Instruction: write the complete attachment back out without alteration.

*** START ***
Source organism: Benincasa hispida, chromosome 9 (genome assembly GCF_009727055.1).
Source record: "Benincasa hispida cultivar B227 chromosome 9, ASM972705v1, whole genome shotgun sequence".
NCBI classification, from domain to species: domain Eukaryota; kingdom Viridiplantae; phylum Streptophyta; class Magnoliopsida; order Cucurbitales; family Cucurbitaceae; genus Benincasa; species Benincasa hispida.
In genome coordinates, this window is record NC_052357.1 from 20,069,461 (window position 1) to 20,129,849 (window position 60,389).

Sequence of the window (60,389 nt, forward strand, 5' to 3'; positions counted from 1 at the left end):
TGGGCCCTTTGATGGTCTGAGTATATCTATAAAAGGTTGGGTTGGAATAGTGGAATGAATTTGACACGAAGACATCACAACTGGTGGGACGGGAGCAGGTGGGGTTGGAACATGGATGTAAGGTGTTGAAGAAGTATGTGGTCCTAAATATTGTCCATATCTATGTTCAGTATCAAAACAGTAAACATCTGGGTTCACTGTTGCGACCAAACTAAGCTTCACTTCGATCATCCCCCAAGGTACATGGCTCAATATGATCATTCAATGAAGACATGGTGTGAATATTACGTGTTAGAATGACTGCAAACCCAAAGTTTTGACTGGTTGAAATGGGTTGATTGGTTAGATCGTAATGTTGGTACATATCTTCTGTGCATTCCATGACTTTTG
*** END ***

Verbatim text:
Source organism: Benincasa hispida, chromosome 9 (genome assembly GCF_009727055.1).
Source record: "Benincasa hispida cultivar B227 chromosome 9, ASM972705v1, whole genome shotgun sequence".
NCBI classification, from domain to species: domain Eukaryota; kingdom Viridiplantae; phylum Streptophyta; class Magnoliopsida; order Cucurbitales; family Cucurbitaceae; genus Benincasa; species Benincasa hispida.
In genome coordinates, this window is record NC_052357.1 from 20,069,461 (window position 1) to 20,129,849 (window position 60,389).

Sequence of the window (60,389 nt, forward strand, 5' to 3'; positions counted from 1 at the left end):
TGGGCCCTTTGATGGTCTGAGTATATCTATAAAAGGTTGGGTTGGAATAGTGGAATGAATTTGACACGAAGACATCACAACTGGTGGGACGGGAGCAGGTGGGGTTGGAACATGGATGTAAGGTGTTGAAGAAGTATGTGGTCCTAAATATTGTCCATATCTATGTTCAGTATCAAAACAGTAAACATCTGGGTTCACTGTTGCGACCAAACTAAGCTTCACTTCGATCATCCCCCAAGGTACATGGCTCAATATGATCATTCAATGAAGACATGGTGTGAATATTACGTGTTAGAATGACTGCAAACCCAAAGTTTTGACTGGTTGAAATGGGTTGATTGGTTAGATCGTAATGTTGGTACATATCTTCTGTGCATTCCATGACTTTTG